The only sign of life is birds of prey circling high above the remains of a cow, its skin in pools around a skeletal frame, melting into the landscape like a Dali painting. I sit on my rucksack somewhere along the border between the Northern Territories and South Australia as they Greyhound bus becomes a dot on the shimmering horizon. I started as a troop in the army of backpackers crawling up the East Coast, stopping in each major city to drink heavily and shout loudly like a Viking raid. As the last few dollars rattled around in my purse, I began to spend time in the vast spaces between the cities picking fruit, building fences and endlessly weeding in exchange for food and board.
After fifteen minutes of silence, a single truck rolls past. The driver stares at me like he hasn’t seen another person in days. The wail of crickets rises. The rust coloured earth and scrubby plants bend and flex in the waves of heat. Panic stabs me in the ribs. Did I get the right day? The only indication that I’m even in the right place is an old oil barrel spray-painted with the words “Thorn Hill Cattle Station”. I pull my mobile out of my pocket. No signal. I don’t know what else I was expecting. This is the farthest from anyone I have been in my whole life.
My ears catch the faintest rumble of an engine. If the driver is female, I’ll stick out my thumb and ask for Alice Springs. I tell myself. At least I know there are hostels in Alice Springs. My eyes stay glued to the point where the road meets the clear blue sky. Nothing. Ok, even if the driver is male… I start to think. A cloud of dust hangs in the distance and I notice a couple of tyre marks in the sand that might pass for a track. The engine noise gets louder and a silver car winks in the sun.
“You must be my volunteer.” A woman with cropped hair, floppy cowboy hat and sunglasses that glint like beetle shells steps out to greet me.
“Well, I’m Barb and you’ll meet Rex later,” she says, her mouth a tight line. She peers over her sunglasses taking me in; a weedy Scottish girl who looks like she’s never seen a steak before, let alone worked a day on a cattle station.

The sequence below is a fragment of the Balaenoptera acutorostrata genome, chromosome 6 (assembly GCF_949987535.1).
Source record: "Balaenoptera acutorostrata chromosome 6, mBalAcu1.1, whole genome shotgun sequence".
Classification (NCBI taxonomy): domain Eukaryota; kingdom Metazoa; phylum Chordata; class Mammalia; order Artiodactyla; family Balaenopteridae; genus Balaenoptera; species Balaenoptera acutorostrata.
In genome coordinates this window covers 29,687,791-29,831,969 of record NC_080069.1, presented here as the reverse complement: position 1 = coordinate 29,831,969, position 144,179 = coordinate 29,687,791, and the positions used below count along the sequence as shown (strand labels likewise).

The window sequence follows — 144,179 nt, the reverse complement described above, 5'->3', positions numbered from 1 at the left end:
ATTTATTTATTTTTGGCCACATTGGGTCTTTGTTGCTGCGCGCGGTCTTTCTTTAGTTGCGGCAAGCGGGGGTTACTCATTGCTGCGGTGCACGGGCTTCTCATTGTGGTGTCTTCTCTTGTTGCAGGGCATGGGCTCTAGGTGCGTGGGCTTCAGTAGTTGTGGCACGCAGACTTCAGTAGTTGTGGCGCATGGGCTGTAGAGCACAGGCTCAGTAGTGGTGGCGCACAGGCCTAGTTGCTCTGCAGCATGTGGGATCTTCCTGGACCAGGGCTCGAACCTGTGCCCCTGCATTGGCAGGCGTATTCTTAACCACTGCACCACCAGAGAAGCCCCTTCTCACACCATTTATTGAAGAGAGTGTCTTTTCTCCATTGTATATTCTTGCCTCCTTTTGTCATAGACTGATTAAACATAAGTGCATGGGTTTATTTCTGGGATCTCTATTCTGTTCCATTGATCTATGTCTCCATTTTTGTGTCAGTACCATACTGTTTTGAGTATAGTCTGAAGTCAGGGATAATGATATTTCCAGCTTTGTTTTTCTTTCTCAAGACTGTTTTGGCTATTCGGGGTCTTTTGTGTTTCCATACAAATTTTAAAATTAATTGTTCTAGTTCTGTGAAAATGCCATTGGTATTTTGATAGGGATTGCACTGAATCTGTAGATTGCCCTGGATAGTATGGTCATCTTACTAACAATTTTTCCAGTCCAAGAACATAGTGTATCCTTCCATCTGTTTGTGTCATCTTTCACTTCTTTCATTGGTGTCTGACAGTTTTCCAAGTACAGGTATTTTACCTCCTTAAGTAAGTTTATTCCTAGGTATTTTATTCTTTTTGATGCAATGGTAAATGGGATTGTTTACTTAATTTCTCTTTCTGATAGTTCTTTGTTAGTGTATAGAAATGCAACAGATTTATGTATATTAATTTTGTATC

Vast sheds, old trucks and piles of metal rusting in clumps make up the yard, rising out of the otherwise barren landscape. I scuttle after Barb to a dilapidated caravan.
“This is you,” she says, opening the fly door.
A juddering fan moves hot air around and everything has a thin layer of red dust on it. When I open a cupboard and find myself looking at clear blue sky through a large hole in the wall. I close the door again and try not to think about what moves around in the sand at night. My face has already broken out into a sweat so I run the tap in the cramped kitchen space. It shudders to life as if water hasn’t travelled through the pipes in years. The water is rough on my skin and over the years it’s left a green smear in the sink.
“Don’t drink the tap water,” Barb says.
I’m about to ask what I can drink when she point to a plastic door coming off its hinges.
“You’ll sleep in there.”
I peer into my room; a sagging single bed and a chest of drawers – minus the drawers. My home for the next two months.
“Generator shuts off at ten, so best be in bed by then,” Barb says, “It gets pretty dark out here.”
“I’ve ridden a quad bike before,” I say, breaking the silence as Barb rummages in a shed full of every shade of rust under the sun.
“Have you now?” she says, dragging out a ladder. “Well, Rex does the herding, so I guess it’ll be clearing gutters and mucking out sheds for you.”